Wednesday, August 11, 2010
Wednesday, August 26, 2009
In between the doctor visits, IV drips and CT scans, life can seem so normal...is that so bad? Sometimes at those times the momentum can slow down and the internal struggle can build to resist eating right, not exercise, avoid meditation and all the things that can help in fighting the battle that cancer can bring. Often fear promotes movement and the feeling to change things from the status quo. An inspirational story read or heard of others can spark that inner fight and energy to keep moving forward. And isn't it great when this can cause the spark instead of a medical test result or a treatment session. Take the time to listen to the stories of the Running Voices and see if the momentum to keep up the fight is ignited.
Tuesday, August 18, 2009
- Doctor visits
- Taking time off from work for medical reasons and not vacation time
- Missing the opportunity for an extended vacation this summer in order to spend four weeks with an IV drip of Rituxan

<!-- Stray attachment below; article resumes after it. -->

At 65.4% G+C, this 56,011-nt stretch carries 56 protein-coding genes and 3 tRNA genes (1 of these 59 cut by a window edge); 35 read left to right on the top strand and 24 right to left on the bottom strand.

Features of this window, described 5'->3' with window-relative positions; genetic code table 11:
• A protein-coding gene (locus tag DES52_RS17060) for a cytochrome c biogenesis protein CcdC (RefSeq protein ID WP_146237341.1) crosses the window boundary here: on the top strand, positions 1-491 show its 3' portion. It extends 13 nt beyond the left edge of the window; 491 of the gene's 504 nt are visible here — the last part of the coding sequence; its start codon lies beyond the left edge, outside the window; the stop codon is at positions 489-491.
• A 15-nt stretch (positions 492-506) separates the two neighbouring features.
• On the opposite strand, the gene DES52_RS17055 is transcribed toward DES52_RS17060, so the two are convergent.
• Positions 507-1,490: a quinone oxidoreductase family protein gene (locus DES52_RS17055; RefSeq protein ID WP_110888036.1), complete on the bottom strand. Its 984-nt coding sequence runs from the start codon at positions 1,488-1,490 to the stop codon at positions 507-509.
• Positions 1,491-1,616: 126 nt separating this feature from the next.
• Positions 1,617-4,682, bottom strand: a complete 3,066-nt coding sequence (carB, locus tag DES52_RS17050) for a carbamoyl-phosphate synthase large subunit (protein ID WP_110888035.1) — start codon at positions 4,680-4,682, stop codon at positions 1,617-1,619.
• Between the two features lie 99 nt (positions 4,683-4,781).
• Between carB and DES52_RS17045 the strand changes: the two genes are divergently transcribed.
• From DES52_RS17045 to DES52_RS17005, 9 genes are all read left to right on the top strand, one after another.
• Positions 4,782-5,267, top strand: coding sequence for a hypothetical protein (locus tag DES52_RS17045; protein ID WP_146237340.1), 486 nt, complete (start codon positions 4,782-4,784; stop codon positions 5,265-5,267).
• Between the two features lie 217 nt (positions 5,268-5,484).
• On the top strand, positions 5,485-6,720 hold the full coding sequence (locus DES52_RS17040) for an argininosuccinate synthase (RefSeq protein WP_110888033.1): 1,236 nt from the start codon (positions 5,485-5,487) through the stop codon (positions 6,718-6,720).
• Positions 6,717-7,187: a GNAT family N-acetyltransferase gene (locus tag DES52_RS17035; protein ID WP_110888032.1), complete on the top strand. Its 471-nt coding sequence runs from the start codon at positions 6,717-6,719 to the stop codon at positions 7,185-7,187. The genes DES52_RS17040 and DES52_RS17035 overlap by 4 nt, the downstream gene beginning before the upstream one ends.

- Reading information on Leukemia and Lymphoma is hope for something new to consider
- Being drained mentally and not feeling like having the fun I used to
- Not exercising as much as I have done due to the excuse of being too tired
- Working hard to eat a good diet in hopes of feeling better
- Waking up and realizing that I have cancer
- Going to sleep and remembering that I have cancer
- Seeing people enjoying life while I think of what I could be doing for myself to prevent symptoms from occurring
- Did I mention not having a summer vacation due to too much time spent from work for medical reasons?
- Just plain tired of having chronic cancer
So what should I do? I keep telling myself to keep strong, fight this stuff, find hope in the blessings that I have been given, enjoy each day and my family for the love that they give, be thankful for the work that I am able to do but still I feel tired. I am sure that this too shall pass but I am getting a little impatient. I do want to write more often and have been working on a book idea I have as I feel that I want to share more of my experience. I often find myself thinking of what I want to do with my life...I guess I should just live life and let the answers unfold as I go. But tonight I am tired so I think I'll get some sleep. Tomorrow is another day of hope.